NAPERVILLE, Ill. (Reuters) - The U.S. Department of Agriculture has projected a banner performance over the next year for domestic corn and soybean exports, and so far, sales have been living up to the hype.
Those bookings have translated to a record shipment pace for soybeans, but corn has yet to turn out the drastically larger export volumes.
The 2020-21 marketing year for U.S. corn and soybeans began on Sept. 1, but buyers had already booked a record number of cargoes prior to that date. Ever since, sales have continued at a very robust pace, especially for soybeans.
As of Oct. 15, the United States had sold 45.35 million tonnes of soybeans for export in 2020-21, some 76% of USDA’s full-year target. That is the second-largest share within the last decade behind 2013 (81%) when considering sales and expectations as of the same date.
But final 2013-14 soy exports were 20% larger than what was expected at this point in the marketing year. Unless 2020-21 exports are gravely underestimated, then this year’s sales pace has indeed been unusually strong.
As of Oct. 15, some 55% of total U.S. soybean commitments were to China. For the date, that is more than in the years just prior to the trade war when the average was around 50%. But it is not as high as the 2011-2014 era when it was around 65%.
U.S. corn sales totaled 28.3 million tonnes as of Oct. 15, some 48% of USDA’s target. The recent five-year average for the date is 31%. Only 2011 and 2013 had a larger share by the same date given expectations at the time.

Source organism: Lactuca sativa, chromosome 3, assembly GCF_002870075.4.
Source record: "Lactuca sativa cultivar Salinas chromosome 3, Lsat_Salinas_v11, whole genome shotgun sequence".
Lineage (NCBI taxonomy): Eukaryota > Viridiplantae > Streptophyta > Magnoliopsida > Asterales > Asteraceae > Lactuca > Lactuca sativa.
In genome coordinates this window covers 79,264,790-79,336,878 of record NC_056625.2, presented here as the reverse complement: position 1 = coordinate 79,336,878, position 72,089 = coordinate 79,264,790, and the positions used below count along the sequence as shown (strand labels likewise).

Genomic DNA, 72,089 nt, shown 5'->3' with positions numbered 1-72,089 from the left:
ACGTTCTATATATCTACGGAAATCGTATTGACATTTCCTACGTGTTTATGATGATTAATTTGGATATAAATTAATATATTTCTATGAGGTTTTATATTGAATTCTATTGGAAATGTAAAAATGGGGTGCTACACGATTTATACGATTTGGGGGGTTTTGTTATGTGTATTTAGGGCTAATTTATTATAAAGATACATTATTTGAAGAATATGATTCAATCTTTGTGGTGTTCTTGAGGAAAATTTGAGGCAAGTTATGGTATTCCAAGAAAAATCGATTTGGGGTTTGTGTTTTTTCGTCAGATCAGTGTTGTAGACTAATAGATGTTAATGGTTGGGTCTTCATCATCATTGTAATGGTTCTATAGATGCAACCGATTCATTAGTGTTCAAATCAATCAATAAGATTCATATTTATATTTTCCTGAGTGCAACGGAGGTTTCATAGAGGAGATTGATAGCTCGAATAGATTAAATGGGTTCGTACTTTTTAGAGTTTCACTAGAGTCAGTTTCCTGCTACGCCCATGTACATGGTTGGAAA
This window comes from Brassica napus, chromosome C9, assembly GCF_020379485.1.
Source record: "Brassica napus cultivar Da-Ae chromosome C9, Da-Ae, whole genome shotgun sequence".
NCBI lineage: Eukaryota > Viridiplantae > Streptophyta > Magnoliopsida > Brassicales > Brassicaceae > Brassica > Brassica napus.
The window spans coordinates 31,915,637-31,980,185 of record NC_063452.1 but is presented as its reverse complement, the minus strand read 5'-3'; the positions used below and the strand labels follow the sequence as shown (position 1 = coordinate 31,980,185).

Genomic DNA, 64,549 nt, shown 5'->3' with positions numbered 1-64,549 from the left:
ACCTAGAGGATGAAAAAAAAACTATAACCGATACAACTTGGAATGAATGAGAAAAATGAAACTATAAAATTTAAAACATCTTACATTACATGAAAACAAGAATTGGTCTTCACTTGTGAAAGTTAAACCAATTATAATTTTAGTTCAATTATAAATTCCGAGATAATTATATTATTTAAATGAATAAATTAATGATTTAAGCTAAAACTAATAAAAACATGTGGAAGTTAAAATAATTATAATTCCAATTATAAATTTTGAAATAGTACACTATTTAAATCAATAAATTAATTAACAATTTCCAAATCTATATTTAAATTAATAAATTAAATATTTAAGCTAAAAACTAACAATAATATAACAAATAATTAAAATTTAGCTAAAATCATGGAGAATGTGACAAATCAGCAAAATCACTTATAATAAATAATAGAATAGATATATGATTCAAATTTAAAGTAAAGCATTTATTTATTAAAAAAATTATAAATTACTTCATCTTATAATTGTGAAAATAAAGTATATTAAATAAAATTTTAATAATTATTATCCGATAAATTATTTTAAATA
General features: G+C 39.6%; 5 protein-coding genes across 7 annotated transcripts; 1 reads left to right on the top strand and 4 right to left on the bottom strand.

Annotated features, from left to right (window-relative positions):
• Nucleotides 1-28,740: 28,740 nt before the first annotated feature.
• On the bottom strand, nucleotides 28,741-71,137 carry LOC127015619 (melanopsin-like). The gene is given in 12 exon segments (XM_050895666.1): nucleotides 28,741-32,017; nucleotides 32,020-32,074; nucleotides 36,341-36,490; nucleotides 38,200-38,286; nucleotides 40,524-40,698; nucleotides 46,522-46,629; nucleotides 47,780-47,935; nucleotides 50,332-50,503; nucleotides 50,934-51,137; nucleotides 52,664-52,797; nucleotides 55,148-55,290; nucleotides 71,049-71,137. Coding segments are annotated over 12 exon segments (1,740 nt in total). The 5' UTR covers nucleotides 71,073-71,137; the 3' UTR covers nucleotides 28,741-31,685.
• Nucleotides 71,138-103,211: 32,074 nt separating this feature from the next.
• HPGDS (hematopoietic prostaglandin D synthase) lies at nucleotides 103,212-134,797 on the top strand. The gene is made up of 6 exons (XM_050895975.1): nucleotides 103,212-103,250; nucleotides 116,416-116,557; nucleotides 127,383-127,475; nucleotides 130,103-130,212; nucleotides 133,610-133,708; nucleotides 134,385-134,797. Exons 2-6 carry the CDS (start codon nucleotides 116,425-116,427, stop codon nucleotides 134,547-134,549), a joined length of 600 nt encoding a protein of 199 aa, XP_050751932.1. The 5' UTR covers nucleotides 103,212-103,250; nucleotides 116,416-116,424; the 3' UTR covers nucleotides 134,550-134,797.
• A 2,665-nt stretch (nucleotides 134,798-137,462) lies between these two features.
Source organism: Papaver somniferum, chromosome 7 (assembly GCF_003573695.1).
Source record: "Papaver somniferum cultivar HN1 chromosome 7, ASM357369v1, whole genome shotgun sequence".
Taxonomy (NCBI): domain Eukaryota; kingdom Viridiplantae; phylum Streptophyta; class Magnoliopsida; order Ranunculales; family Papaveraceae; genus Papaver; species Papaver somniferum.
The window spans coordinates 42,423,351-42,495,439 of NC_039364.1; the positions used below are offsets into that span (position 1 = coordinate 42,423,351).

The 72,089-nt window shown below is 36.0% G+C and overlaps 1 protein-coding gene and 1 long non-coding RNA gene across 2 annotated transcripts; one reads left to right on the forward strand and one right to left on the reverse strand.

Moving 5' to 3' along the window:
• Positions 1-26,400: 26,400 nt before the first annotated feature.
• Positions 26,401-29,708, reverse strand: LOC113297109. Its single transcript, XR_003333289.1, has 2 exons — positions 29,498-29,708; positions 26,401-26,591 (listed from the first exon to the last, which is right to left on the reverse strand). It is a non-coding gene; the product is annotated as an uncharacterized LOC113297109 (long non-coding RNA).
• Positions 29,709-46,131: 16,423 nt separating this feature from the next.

Some 37% of those corn purchases are destined for China, a previously unheard-of portion. The roughly 20% share by this date in 2013 is the closest comparison.
USDA predicts U.S. corn exports in 2020-21 to reach 2.325 billion bushels (59.1 million tonnes), up 31% from last year’s slump. Soybean exports are forecast at 2.2 billion bushels (59.9 million tonnes), also up 31% on the year largely due to China’s return to the U.S. market.
SALES TO EXPORTS
Realizing actual shipments is important if the export sales are to have complete legitimacy with traders. For soybeans, that transition has not yet been disappointing. According to weekly export inspection data, a proxy for shipments, volumes for soybeans have been larger than in any other year in every week so far in the 2020-21 marketing year.
That streak may appear to have been broken in the latest week through Oct. 15, but USDA usually revises the previous week’s number in each report. Based on the recent upward revisions that have been observed, the streak probably lives on.
Corn export inspections have been consistent and a bit above average through mid-month, but domestic corn inventory in recent months has not been as plentiful as in prior years. Harvest is still ongoing and U.S. corn exports typically pick up in the second half of the marketing year, so the absence of eye-popping corn shipments is not yet worrisome.
USDA’s latest export sales report that covers the week ended Oct. 15 suggests that a third of the U.S. soybeans China has booked for 2020-21 has already been shipped. That is a similar rate as the same date in 2015 but behind those of 2016 and 2017, which were both around a record 38%.
The rate of total shipped corn to sold corn is predictably low through Oct. 15 at 19%. That is close to 2013’s rate and the lowest in at least a decade. The recent five-year average for the date is 32%.
The opinions expressed here are those of the author, a market analyst for Reuters.
Editing by Matthew Lewis
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